Ivan’s Childhood: The Tree of Life

by Donato Totaro Volume 15, Issue 1 / January 2011 13 minutes (3120 words)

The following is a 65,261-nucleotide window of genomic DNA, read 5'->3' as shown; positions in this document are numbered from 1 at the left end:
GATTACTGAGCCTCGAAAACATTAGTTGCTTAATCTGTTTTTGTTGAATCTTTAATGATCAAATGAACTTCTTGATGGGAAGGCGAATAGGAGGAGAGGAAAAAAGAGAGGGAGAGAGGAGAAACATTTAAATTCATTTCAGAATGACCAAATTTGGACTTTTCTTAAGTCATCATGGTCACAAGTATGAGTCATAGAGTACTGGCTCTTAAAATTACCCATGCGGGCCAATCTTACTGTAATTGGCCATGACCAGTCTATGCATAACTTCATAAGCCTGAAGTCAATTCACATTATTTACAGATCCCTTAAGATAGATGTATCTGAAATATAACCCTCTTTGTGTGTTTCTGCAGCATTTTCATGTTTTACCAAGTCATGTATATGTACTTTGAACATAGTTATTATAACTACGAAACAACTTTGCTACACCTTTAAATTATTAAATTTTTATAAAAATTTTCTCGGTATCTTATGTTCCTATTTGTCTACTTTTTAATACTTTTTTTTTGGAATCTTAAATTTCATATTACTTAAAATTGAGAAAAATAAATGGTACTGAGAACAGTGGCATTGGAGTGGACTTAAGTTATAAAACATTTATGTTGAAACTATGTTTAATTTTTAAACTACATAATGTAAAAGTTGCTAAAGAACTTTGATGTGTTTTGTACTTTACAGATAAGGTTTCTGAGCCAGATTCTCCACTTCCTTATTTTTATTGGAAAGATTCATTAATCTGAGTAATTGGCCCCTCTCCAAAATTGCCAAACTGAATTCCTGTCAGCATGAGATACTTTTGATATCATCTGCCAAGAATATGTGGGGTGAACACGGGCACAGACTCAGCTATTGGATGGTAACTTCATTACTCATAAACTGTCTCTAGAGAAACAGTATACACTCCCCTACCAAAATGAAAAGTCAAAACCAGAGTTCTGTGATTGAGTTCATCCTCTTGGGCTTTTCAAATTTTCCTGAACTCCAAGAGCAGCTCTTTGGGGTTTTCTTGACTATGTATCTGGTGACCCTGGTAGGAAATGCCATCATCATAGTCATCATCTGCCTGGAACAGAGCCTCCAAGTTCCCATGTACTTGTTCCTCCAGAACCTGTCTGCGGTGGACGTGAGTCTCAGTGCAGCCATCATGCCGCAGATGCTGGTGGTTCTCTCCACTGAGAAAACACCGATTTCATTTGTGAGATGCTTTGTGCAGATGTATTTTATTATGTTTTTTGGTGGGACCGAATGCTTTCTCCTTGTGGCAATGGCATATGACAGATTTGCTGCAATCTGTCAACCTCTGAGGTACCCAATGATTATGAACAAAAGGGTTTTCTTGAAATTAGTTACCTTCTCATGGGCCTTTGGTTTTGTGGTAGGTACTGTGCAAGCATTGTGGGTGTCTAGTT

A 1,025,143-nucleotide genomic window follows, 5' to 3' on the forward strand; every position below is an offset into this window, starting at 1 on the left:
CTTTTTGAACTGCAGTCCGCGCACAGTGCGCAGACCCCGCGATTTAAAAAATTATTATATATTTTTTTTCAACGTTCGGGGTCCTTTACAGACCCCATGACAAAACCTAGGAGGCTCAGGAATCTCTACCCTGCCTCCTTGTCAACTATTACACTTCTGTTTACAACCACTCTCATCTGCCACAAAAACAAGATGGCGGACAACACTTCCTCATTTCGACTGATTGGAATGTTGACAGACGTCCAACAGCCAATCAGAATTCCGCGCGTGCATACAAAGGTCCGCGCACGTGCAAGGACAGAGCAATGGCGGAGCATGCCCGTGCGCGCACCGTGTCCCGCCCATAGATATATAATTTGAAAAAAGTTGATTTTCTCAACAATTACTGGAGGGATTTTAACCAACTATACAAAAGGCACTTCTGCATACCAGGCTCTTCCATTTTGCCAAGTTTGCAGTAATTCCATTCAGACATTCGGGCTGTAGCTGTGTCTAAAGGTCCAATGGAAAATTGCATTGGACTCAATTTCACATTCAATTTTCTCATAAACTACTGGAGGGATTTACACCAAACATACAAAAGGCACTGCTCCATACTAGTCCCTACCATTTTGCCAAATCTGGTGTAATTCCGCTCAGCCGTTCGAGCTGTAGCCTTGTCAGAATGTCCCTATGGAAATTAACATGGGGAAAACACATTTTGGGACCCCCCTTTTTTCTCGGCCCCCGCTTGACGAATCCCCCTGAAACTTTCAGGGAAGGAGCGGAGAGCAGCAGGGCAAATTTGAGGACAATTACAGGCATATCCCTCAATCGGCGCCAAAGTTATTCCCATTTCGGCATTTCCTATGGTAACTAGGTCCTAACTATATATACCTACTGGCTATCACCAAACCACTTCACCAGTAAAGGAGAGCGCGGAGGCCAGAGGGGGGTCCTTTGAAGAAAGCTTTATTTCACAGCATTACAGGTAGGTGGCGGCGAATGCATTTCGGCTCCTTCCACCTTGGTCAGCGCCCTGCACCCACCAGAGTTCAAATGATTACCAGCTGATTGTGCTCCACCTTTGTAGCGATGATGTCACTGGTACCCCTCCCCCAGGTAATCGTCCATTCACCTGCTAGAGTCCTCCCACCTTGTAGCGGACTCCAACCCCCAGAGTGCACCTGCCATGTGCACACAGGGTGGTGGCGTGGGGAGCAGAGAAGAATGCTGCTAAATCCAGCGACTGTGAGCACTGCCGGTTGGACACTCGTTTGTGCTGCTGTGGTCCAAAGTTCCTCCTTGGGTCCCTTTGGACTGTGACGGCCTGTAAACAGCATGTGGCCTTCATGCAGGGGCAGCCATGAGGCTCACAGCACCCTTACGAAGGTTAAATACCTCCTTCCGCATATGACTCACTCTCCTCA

In the essay entitled “Nature as ‘Comfort Zone’ in the Films of Andrei Tarkovsky” in the last issue of Offscreen I discussed the unique manner in which Tarkovsky situates nature as an arena of respite from all forms of emotional and physical pain. One of the films I analyzed closely was Ivan’s Childhood, a film I have seen many times before writing that essay. I watched the film again after posting the essay and was struck by how a single aspect of nature, the tree, is so deeply engrained in the film’s overall structure and theme of innocence lost (in the case of the lead character, 12 year-old Ivan, and his forced entry into adulthood). As a manifestation of the theme the film is largely structured around a series of dualities that set in opposition the horrible reality of war-time Russia and the idealism of childhood innocence expressed largely through Ivan’s dreams, but also selected moments of naivety reflected in the young love experienced by the attractive young female doctor Masha. Nature, but more specifically the tree, is often at the core of this duality. I would like to delineate this important use of the tree across the film as an addendum or extension of my earlier essay.